On the other hand, it is known that the immune system has an enormous potential for augmentation, which potential augmentation can be estimated to be in the region of millions to billions.

The same theory and practice of removing feedback antibody as is applied to augmentation of antibody production, can be applied to augment the immune response against cancer.

However, the immune response to cancer is rather more complex than the immune response to simple antigens and bacteria. With respect to cancer, it seems that some components, namely immunoglobulins of the class termed IgG, which are themselves not cytotoxic to cancer, act as specific feedback mechanisms to prevent the production and action of other components such as IgM and sensitized lymphocytes, which are cytotoxic to cancer cells. The same basic procedure which is used for augmented antibody production can be used to augment the immune response against cancer, and at the same time can be used to retain (by returning to the blood circulation) those components which are cytotoxic to cancer cells, and eliminate those components which block the production and action of the cytotoxic components.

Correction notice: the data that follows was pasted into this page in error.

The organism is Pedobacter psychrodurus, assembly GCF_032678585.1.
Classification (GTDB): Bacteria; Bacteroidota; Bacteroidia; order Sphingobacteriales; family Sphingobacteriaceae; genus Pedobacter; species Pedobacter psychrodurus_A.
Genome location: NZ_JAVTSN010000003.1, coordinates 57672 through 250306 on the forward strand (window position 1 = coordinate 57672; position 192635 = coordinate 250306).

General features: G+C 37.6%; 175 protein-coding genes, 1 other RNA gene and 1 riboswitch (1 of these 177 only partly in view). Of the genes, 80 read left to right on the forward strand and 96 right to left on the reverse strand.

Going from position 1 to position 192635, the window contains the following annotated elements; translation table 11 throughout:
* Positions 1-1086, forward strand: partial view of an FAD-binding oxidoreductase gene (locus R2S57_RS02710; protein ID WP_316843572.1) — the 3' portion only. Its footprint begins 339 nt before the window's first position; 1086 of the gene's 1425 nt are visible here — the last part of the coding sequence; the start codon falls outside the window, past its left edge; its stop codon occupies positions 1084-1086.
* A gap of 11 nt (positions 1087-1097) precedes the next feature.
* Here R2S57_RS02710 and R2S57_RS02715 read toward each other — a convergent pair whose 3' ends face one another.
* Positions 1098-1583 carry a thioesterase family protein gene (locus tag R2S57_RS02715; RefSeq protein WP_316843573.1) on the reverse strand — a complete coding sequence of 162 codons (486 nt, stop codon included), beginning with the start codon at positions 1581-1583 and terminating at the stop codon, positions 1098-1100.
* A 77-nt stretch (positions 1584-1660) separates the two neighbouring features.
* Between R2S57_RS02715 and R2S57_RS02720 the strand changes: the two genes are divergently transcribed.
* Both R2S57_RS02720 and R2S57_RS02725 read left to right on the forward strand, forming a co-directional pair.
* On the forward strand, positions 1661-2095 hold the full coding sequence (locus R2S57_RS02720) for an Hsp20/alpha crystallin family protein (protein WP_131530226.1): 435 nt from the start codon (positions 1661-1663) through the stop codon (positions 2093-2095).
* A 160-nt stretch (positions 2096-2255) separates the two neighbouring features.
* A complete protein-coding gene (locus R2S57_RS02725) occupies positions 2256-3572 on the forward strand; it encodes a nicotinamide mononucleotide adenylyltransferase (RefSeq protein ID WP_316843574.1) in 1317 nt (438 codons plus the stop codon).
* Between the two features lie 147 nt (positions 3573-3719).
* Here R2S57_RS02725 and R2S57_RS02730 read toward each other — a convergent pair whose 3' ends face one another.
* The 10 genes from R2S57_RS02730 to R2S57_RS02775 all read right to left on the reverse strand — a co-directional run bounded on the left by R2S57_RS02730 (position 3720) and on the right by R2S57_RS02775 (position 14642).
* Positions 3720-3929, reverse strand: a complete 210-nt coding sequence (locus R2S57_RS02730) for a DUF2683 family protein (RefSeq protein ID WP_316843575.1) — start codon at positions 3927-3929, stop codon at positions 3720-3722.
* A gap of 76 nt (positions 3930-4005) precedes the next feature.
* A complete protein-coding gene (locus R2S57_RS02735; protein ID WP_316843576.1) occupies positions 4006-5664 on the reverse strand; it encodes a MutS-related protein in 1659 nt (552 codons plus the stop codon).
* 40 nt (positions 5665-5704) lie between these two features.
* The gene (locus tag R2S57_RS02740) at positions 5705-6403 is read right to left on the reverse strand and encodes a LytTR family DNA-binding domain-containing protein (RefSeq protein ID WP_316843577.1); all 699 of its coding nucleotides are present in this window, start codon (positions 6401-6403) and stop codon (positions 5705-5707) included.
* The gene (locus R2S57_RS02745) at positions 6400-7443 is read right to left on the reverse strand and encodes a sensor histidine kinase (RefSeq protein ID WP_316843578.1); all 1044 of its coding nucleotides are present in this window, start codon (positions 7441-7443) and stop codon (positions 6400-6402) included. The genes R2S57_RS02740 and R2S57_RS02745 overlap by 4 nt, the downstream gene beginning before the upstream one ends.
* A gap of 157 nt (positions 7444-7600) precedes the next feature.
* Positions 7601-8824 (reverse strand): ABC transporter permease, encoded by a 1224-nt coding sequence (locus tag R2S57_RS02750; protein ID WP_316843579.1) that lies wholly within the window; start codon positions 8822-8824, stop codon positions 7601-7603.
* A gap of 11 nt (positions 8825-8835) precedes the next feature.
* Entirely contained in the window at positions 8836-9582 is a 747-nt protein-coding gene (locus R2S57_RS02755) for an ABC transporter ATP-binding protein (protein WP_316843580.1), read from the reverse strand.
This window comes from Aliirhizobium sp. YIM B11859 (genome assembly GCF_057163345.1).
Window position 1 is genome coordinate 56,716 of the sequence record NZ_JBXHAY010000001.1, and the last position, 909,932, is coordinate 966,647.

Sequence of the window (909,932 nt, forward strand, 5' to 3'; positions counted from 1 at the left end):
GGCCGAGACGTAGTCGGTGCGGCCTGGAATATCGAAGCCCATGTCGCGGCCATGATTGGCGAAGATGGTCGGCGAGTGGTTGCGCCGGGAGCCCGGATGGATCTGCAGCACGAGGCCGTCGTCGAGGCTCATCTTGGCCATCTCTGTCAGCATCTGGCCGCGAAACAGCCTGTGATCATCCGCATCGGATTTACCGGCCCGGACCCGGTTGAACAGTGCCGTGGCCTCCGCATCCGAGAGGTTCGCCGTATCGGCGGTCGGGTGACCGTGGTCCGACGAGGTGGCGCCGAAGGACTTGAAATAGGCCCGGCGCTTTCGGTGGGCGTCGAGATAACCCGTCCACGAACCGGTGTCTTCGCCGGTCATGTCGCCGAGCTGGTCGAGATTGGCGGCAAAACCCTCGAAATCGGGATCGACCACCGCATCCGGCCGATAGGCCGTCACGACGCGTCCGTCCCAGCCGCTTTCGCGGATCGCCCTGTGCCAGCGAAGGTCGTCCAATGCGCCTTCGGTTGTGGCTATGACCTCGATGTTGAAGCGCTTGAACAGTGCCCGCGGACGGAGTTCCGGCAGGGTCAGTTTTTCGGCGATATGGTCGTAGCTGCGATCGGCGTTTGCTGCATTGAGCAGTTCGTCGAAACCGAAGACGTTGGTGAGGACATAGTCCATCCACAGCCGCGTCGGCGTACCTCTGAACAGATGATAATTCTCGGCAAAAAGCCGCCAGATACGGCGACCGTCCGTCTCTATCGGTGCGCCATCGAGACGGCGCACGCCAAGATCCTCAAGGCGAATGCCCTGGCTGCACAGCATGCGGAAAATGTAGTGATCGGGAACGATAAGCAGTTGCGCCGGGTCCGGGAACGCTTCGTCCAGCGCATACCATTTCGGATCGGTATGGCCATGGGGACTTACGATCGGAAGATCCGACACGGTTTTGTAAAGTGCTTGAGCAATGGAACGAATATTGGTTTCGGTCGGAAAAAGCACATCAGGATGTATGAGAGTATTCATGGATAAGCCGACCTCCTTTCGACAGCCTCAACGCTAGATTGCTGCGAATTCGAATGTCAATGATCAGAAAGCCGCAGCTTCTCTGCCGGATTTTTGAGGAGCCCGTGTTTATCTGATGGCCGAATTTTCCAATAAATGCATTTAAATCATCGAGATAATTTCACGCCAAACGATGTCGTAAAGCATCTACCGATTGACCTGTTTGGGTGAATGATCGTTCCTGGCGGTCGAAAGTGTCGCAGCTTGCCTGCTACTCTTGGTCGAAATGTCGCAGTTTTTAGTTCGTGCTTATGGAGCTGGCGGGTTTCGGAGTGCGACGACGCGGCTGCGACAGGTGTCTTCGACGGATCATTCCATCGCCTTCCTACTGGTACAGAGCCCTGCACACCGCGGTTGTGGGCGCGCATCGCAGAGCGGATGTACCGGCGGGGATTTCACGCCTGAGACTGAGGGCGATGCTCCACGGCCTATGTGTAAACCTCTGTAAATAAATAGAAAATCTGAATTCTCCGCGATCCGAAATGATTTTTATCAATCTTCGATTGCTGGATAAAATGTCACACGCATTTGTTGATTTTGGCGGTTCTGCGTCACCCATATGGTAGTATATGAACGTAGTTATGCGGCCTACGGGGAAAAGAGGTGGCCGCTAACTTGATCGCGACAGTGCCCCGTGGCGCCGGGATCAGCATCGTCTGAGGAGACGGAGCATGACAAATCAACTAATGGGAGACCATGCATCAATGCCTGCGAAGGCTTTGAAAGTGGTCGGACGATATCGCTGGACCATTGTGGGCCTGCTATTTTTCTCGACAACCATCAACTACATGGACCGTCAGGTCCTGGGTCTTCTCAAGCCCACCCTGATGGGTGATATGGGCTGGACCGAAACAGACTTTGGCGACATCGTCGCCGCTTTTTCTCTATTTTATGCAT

The separation of the antibody into cytotoxic and non-cytotoxic blocking and feedback antibodies may be achieved by ultra-centrifugation or precipitation methods and other techniques, because the cytotoxic components have a different molecular weight and other properties. It is presently not known whether or not any of the subclasses of smaller molecular weight antibodies of the IgG class should also be returned to the subject during the above procedure, but as is discussed subsequently, such antibodies can be used in other ways.